Civil servants, journalists and people from all works of life have taken to social media to comment on the political situation in terms that would have been unthinkable under Jammeh’s reign.

Sidi Sanneh, a former minister under Jammeh and now a political activist and a blogger, told The Torch the outgoing president may currently “control the narrative” but it would not be “for long”.

“The Gambian people have had enough of dictatorship. They have tasted how freedom looks and feels like in one short week. They have no intention of going back to dictatorship,” Sanneh, who once had a working relationship with the strongman, said.

“Jammeh will try to intimidate those who were jubilating, especially those he thought were supporters of the APRC [the ruling Alliance for Patriotic Reorientation and Construction] but he will be doing so at his own risk of having the people revolt in the streets of Banjul and the Kombos,” he said.

He added Jammeh might not like what people have said but he will “tread very carefully” even if he intends “any mass arrests”, otherwise, he would risk “popular uprising”.

Legal challenge

Section 49 of Gambian constitution gives Jammeh only 10 days to challenge the election results in the Supreme Court – a deadline that ended Sunday.

According to the constitution, the petition has to be filed within “10 days” and not “10 working days”, meaning Jammeh has already lost time to challenge the results in court.

Kemo Conteh, a public policy consultant in Gambia, said Jammeh had ran late on the submission of his petition because “he is not used to the ways of the rule of law.

“He is more familiar with the instruments of fiats and directives, as his style of ruling Gambia. He lost time because he was busy figuring out how to juggle his way with administrative, political or military fiat.”

Moreover, on Monday, the Gambia Bar Association in a statement said there is currently no legitimate legal mechanism in the country to hear and determine the election petition filed by the outgoing president, especially due to the absence of a Supreme Court panel of judges.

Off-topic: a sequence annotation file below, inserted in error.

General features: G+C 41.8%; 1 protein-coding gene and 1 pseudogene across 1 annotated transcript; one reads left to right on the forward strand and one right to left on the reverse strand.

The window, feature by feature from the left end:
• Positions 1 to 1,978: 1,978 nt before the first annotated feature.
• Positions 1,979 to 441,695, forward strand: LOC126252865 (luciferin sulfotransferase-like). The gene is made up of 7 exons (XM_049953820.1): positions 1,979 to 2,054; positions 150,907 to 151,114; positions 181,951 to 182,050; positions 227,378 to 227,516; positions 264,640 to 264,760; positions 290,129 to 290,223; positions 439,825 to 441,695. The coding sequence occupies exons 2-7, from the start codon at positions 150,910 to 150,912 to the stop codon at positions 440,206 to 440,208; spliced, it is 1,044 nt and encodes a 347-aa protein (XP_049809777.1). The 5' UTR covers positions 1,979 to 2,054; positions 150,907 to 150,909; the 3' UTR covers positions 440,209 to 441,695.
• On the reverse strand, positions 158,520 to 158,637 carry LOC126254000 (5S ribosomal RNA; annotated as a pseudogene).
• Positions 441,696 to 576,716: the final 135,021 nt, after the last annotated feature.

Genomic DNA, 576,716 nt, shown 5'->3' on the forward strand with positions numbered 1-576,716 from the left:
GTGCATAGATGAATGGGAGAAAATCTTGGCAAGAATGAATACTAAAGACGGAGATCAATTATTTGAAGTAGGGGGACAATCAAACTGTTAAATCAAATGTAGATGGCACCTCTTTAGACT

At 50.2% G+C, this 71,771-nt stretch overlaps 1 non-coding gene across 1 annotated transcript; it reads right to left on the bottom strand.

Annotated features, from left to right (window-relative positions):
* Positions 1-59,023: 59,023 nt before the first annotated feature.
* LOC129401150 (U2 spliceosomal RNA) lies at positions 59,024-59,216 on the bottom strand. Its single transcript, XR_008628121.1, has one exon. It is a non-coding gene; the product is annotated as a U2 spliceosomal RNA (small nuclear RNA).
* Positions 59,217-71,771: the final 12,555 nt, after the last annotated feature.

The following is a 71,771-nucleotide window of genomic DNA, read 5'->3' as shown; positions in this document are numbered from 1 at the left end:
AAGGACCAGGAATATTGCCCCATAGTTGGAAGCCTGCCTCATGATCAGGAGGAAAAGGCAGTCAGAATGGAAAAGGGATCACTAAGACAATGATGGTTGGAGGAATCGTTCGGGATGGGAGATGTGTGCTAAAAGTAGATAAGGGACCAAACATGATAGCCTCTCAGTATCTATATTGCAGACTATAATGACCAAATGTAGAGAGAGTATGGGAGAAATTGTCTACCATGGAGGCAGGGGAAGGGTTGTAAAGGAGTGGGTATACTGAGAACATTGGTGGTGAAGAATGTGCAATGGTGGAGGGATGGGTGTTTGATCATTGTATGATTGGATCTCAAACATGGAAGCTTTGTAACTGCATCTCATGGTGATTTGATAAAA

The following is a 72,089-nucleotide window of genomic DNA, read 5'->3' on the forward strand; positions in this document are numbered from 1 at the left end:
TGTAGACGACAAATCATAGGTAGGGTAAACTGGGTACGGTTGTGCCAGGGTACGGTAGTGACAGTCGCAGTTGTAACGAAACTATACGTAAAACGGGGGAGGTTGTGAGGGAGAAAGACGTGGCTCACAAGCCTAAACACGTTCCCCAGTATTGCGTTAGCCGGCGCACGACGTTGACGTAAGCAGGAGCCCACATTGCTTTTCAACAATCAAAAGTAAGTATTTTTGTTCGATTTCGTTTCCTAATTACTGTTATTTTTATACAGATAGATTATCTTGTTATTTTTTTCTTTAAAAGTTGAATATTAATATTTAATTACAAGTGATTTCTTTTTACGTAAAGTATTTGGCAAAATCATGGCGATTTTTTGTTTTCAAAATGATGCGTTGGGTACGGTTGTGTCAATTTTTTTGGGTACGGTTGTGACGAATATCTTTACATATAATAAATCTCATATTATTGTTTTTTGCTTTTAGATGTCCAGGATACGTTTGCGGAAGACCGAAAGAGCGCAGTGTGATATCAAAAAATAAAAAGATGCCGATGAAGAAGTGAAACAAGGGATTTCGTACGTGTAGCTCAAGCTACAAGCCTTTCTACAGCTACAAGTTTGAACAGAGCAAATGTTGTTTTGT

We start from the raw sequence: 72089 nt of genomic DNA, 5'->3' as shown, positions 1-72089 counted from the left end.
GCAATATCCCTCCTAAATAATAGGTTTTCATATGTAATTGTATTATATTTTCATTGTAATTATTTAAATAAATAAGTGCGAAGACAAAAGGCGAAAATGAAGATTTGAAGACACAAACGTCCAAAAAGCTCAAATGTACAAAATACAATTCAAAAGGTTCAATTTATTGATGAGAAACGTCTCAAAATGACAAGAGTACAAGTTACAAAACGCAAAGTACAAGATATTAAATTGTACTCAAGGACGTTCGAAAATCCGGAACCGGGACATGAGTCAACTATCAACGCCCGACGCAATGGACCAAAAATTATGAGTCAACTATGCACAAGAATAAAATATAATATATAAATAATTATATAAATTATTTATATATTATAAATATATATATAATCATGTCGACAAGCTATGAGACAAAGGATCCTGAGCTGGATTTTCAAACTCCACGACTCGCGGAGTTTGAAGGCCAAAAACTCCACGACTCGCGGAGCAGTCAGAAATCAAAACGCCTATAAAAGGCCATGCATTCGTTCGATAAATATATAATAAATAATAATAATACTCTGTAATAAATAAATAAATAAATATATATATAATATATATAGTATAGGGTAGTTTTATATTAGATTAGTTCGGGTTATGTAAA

The association said it would be “against the principles of natural justice” if Jammeh now appointed Supreme Court judges to hear a petition filed by himself or by somebody else on his behalf over the election result. It urged him to step down immediately.

Opposition vows to fight

The coalition and the opposition Gambia Democratic Congress continue to reject Jammeh’s claims of annulling the election results, asking him to maintain his previous position “in the interest of peace”.

“Adama Barrow is the president elect of Gambia and that decision is irreversible,” Essa Jallow, the press officer of opposition Gambia Democratic Congress party told The Torch.

Halifa Sallah, coalition spokesperson, told journalists on Saturday people were now preparing for an ugly outcome.

The president-elect said Saturday that it was “unconstitutional” for Jammeh to declare an annulment of the country’s recent election results.

Barrow said the outgoing president does not have the authority to reject the results nor order a new vote. “The IEC [Independent Election Commission] is the only competent authority to announce the results of elections and declare a winner. It was already done sure and I am the president elect,” he said.

However, the ruling APRC party too is sticking to its guns. On Saturday, it said in a statement the election result would be challenged in the Supreme Court.

The situation remains fluid in the country. Several African leaders are now heading towards the country to broker a peaceful transition of power – a tall endeavor, which, analysts say, if they fail to achieve could brew chaos in Gambia for years to come.